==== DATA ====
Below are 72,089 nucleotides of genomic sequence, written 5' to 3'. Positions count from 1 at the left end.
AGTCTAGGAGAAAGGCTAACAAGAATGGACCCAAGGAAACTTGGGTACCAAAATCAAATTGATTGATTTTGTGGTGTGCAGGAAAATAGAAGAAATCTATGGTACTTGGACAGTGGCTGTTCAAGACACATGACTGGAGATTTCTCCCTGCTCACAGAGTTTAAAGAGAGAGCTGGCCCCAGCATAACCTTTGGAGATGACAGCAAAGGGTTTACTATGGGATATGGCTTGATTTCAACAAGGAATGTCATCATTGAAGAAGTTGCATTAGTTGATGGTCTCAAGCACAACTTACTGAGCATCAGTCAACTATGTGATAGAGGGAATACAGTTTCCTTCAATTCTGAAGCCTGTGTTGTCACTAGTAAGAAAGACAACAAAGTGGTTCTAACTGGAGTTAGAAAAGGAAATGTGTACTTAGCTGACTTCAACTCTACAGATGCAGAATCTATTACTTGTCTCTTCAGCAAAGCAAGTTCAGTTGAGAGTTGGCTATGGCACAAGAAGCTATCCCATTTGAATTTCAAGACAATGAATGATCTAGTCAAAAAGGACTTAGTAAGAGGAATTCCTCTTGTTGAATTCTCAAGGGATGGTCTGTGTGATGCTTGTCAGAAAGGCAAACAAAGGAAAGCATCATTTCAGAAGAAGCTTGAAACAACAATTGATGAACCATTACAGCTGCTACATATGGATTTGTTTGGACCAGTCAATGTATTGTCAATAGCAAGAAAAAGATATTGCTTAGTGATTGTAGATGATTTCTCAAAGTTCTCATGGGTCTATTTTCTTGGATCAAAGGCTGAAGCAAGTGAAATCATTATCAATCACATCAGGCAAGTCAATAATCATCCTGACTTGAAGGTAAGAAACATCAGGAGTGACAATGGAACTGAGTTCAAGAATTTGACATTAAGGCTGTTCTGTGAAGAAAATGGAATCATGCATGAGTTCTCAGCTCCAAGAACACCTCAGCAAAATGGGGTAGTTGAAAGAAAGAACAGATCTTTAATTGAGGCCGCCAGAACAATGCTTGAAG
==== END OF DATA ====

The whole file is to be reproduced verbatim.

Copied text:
Below are 72,089 nucleotides of genomic sequence, written 5' to 3'. Positions count from 1 at the left end.
AGTCTAGGAGAAAGGCTAACAAGAATGGACCCAAGGAAACTTGGGTACCAAAATCAAATTGATTGATTTTGTGGTGTGCAGGAAAATAGAAGAAATCTATGGTACTTGGACAGTGGCTGTTCAAGACACATGACTGGAGATTTCTCCCTGCTCACAGAGTTTAAAGAGAGAGCTGGCCCCAGCATAACCTTTGGAGATGACAGCAAAGGGTTTACTATGGGATATGGCTTGATTTCAACAAGGAATGTCATCATTGAAGAAGTTGCATTAGTTGATGGTCTCAAGCACAACTTACTGAGCATCAGTCAACTATGTGATAGAGGGAATACAGTTTCCTTCAATTCTGAAGCCTGTGTTGTCACTAGTAAGAAAGACAACAAAGTGGTTCTAACTGGAGTTAGAAAAGGAAATGTGTACTTAGCTGACTTCAACTCTACAGATGCAGAATCTATTACTTGTCTCTTCAGCAAAGCAAGTTCAGTTGAGAGTTGGCTATGGCACAAGAAGCTATCCCATTTGAATTTCAAGACAATGAATGATCTAGTCAAAAAGGACTTAGTAAGAGGAATTCCTCTTGTTGAATTCTCAAGGGATGGTCTGTGTGATGCTTGTCAGAAAGGCAAACAAAGGAAAGCATCATTTCAGAAGAAGCTTGAAACAACAATTGATGAACCATTACAGCTGCTACATATGGATTTGTTTGGACCAGTCAATGTATTGTCAATAGCAAGAAAAAGATATTGCTTAGTGATTGTAGATGATTTCTCAAAGTTCTCATGGGTCTATTTTCTTGGATCAAAGGCTGAAGCAAGTGAAATCATTATCAATCACATCAGGCAAGTCAATAATCATCCTGACTTGAAGGTAAGAAACATCAGGAGTGACAATGGAACTGAGTTCAAGAATTTGACATTAAGGCTGTTCTGTGAAGAAAATGGAATCATGCATGAGTTCTCAGCTCCAAGAACACCTCAGCAAAATGGGGTAGTTGAAAGAAAGAACAGATCTTTAATTGAGGCCGCCAGAACAATGCTTGAAG